“Extracts for scenting pocket-handkerchiefs are made from freshly gathered flowers laid between two sheets of glass. On each side of the glass is a layer of lard, which, in twelve to twenty-four hours, completely absorbs the odoriferous oil. When the flowers are abundant, they are renewed every twelve hours, sometimes every six hours. The operation is repeated a different number of times on the same lard with different flowers … The lard is melted in a large iron vessel and mixed with spirits made from grain, which combining with the volatile oil rises to the top; the fluid is then filtered; this is called the cold method. Orange and rose petals require the hot methods, either by the still or by the ‘bain-marie.’ The distilling of the fragrant oil from the petals requires most vigilant attention. Rose and orange pomade are made by the bain-marie method by submerging a large iron pot full of lard in boiling water. When the lard is melted the petals are added, and after having remained twelve or twenty-four hours the mass is filtered to remove the now inodorous petals. The operation is repeated from thirty to sixty times, according to the required strength of the perfume.”[4]

Habit de Parfumer, Public Domain
Habit de Parfumer. Public domain.

Another traveler to the area stated:

“In the store rooms were large copper vessels containing stocks of various pomades, which were very pleasant to smell, as they were fragrant of the flowers from which they were prepared. I remarked specially the violet, rose, orange-blossom, jonquil, mignonette, jessamine, tuberose, and cassia. The next large room in the basement contained many 500 gallon copper tanks set up all around the sides filled with floral waters, among which I noticed rose, orange-blossom, elder, geranium, jessamine, and cherry laurel. There were also several large stone jars big enough to have served as the hiding places of the forty thieves.”[5]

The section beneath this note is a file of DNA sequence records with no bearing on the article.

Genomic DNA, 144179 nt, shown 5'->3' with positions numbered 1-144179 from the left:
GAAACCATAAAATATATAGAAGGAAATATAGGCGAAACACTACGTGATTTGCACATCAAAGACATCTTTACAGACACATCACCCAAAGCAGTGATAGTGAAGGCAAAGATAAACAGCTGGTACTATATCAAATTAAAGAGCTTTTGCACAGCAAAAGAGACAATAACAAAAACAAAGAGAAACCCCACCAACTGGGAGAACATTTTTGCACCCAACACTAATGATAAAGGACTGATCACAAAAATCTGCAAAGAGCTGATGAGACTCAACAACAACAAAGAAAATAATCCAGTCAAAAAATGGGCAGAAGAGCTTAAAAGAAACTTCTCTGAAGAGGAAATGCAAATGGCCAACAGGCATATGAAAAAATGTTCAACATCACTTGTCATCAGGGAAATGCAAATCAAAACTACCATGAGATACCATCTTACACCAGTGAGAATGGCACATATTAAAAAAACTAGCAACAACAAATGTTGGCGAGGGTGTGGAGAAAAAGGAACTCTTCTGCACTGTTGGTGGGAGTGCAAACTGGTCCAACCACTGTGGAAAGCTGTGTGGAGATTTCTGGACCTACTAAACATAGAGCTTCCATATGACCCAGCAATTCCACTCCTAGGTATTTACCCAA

One writer noted, “Every whiff of scent has its money value.”[6] The most valued scents in the 1800s were the “otto of rose” and “neroli.” In 1882, besides the otto of roses and neroli, the pelargonium roseum was produced. Its oil adulterated the otto of rose. Jasmine was another key ingredient. It was added to almost every scent produced at Grasse. Daffodils and tuberose also created fragrant pomades, as did the lily of the valley, with its pure white, bell-shaped, delicately scented flowers.

A visitor to Grasse in the late 1800s, wrote about the plenitude of Grasse flowers. He stated:

“I was only there in the spring time, but during my stay I collected some 250 flowers, and had not nearly exhausted the floral treasures of plain and hill.”[7]

In fact, Grasse flowers became a profitable export due to their popularity and availability. That is likely why one person claimed the quantity of flowers exported by Grasse annually was sufficient to cover the needs of the whole world. It was also why Grasse flowers were “almost as numerous as the letters of the alphabet, and … distinguished by such terms as essence de lavande cultivée, lavande du Piedmont, lavande des fleurs mondées, lavande éperle, lavande fine, [and etc..]”[8]

References:

  • [1] Thackeray, William Makepeace, The Cornhill Magazine, Volume 16, 1891, p. 504.
  • [2] The Living Age, Volume 189, 1891, p. 572.
  • [3] Thackeray, William Makepeace, p. 505.
  • [4] Scientific American: Supplement, Volume 31, 1891, p. 12791.
  • [5] The Pharmaceutical Era, Volumes 5-6, 1891, p. 199
  • [6] The Living Age, p. 572.
  • [7] The Garden, Volume 39, 1891, p. 269.
  • [8] New Remedies, Volume 12, 1833, p. 144.

Google+ Comments

Loading Facebook Comments ...

Leave a Reply

You may use these HTML tags and attributes: <a href="" title=""> <abbr title=""> <acronym title=""> <b> <blockquote cite=""> <cite> <code> <del datetime=""> <em> <i> <q cite=""> <s> <strike> <strong>